Ski Helmets, OK; Mandatory, No


As one expert put it, Michael Kennedy was not killed in a skiing accident, but by doing something stupid while on skis--playing a game of catch with a football.

Then came the death of Rep. Sonny Bono at Lake Tahoe. The exact circumstances of his mishap are not known, but each man suffered fatal head and neck injuries after running off the ski run and striking a tree.

Now, predictably, there is a growing cry for skiiers to wear helmets and even some calls for mandating their use. A committee of the American Medical Assn. is said to be considering recommendation of such a rule.


But extensive studies show that only a tiny number of skiing accidents result in severe head injuries. Experts question whether a helmet would have prevented the death of either Kennedy or Bono.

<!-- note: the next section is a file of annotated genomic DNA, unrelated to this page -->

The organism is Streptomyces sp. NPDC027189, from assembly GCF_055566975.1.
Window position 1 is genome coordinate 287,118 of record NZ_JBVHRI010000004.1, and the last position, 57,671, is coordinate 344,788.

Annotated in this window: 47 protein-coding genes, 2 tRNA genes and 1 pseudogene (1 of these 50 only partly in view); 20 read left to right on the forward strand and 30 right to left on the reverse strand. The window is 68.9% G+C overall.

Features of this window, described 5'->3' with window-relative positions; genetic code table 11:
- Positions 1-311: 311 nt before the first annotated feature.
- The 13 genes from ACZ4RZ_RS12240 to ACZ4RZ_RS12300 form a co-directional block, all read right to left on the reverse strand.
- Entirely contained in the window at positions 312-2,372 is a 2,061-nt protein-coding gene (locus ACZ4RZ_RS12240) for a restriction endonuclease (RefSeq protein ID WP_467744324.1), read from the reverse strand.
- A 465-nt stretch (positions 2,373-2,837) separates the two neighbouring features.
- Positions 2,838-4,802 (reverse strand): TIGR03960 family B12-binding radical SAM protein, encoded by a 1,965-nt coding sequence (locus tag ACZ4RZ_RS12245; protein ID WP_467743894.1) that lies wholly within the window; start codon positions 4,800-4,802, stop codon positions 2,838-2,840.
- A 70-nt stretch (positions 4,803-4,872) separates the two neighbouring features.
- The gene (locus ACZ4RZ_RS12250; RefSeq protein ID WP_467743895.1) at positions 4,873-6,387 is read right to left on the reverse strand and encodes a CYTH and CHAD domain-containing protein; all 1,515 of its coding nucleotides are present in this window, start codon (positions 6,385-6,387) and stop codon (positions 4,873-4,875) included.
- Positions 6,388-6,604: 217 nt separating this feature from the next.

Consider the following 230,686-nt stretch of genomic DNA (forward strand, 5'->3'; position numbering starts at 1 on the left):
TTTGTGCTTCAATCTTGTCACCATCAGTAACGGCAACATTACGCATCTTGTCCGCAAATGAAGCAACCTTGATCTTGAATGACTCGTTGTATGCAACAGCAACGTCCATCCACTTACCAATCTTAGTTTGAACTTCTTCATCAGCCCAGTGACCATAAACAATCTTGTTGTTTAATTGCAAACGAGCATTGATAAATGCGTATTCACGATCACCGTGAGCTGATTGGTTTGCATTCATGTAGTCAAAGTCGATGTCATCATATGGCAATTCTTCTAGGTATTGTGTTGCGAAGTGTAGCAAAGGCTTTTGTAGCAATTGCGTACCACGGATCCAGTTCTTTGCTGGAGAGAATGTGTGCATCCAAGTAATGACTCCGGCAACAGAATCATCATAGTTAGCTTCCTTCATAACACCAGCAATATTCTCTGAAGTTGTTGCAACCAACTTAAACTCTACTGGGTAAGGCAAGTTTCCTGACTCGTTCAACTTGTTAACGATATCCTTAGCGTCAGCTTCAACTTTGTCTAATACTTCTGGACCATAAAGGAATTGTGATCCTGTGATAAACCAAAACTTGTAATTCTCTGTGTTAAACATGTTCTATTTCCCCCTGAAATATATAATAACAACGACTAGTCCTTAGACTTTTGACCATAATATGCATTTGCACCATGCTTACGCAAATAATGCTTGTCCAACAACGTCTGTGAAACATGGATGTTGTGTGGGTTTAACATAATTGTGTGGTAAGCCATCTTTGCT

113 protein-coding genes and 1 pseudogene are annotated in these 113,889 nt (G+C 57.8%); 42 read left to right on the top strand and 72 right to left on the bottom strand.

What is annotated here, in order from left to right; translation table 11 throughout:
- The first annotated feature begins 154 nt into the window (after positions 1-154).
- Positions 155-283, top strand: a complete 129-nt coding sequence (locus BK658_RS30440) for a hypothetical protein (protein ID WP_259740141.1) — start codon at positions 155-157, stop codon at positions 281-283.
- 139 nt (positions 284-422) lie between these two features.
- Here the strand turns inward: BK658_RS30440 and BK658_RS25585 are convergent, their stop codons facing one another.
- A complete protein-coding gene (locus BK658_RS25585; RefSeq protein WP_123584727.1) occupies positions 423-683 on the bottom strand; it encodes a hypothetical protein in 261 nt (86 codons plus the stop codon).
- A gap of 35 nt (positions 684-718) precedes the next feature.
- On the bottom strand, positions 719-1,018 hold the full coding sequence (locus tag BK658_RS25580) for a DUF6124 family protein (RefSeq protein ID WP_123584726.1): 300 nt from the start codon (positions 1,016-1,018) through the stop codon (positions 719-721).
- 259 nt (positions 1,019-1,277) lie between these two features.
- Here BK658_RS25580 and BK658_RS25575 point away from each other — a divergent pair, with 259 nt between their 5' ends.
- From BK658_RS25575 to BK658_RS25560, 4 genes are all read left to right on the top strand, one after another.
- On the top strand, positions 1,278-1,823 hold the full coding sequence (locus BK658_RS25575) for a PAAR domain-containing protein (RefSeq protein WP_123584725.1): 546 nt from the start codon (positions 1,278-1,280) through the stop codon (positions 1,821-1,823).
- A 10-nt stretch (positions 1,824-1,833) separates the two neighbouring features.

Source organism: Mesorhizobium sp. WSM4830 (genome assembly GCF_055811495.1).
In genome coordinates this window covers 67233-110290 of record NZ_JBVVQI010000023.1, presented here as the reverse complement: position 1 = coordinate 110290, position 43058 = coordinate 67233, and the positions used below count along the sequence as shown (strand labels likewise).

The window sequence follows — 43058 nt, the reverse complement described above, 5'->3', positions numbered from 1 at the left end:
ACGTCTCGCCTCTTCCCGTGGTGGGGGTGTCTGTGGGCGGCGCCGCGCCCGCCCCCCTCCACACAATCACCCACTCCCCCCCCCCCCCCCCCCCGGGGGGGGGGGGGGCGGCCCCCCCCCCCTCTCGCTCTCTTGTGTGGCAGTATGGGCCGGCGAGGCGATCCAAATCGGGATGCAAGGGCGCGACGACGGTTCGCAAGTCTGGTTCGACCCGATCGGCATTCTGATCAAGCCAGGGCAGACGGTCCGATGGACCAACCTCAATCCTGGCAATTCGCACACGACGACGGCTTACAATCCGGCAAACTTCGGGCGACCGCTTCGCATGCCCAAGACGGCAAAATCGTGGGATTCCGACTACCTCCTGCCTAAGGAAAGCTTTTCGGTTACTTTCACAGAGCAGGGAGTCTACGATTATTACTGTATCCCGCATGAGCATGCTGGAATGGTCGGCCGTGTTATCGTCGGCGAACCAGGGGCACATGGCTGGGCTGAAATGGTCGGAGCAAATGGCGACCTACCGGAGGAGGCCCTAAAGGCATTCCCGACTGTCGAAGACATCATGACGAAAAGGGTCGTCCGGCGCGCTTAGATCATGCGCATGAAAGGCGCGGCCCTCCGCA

After more thought and study, the AMA should conclude that a mandatory helmet rule would provide negligible benefit at best.

Prudent parents will outfit their children in helmets. Any adult who would feel safer with a helmet should wear one. But skiing is not analogous to riding a motorcycle or even a bicycle. The overwhelming majority of injuries are to the knees and thumb, not the head.

The proper response to the Kennedy and Bono accidents is tougher enforcement of safe skiing rules by ski patrols. In particular, the patrol should rein in experts who cruise intermediate slopes at excessive speed.

In skiing, it’s certain that speed kills.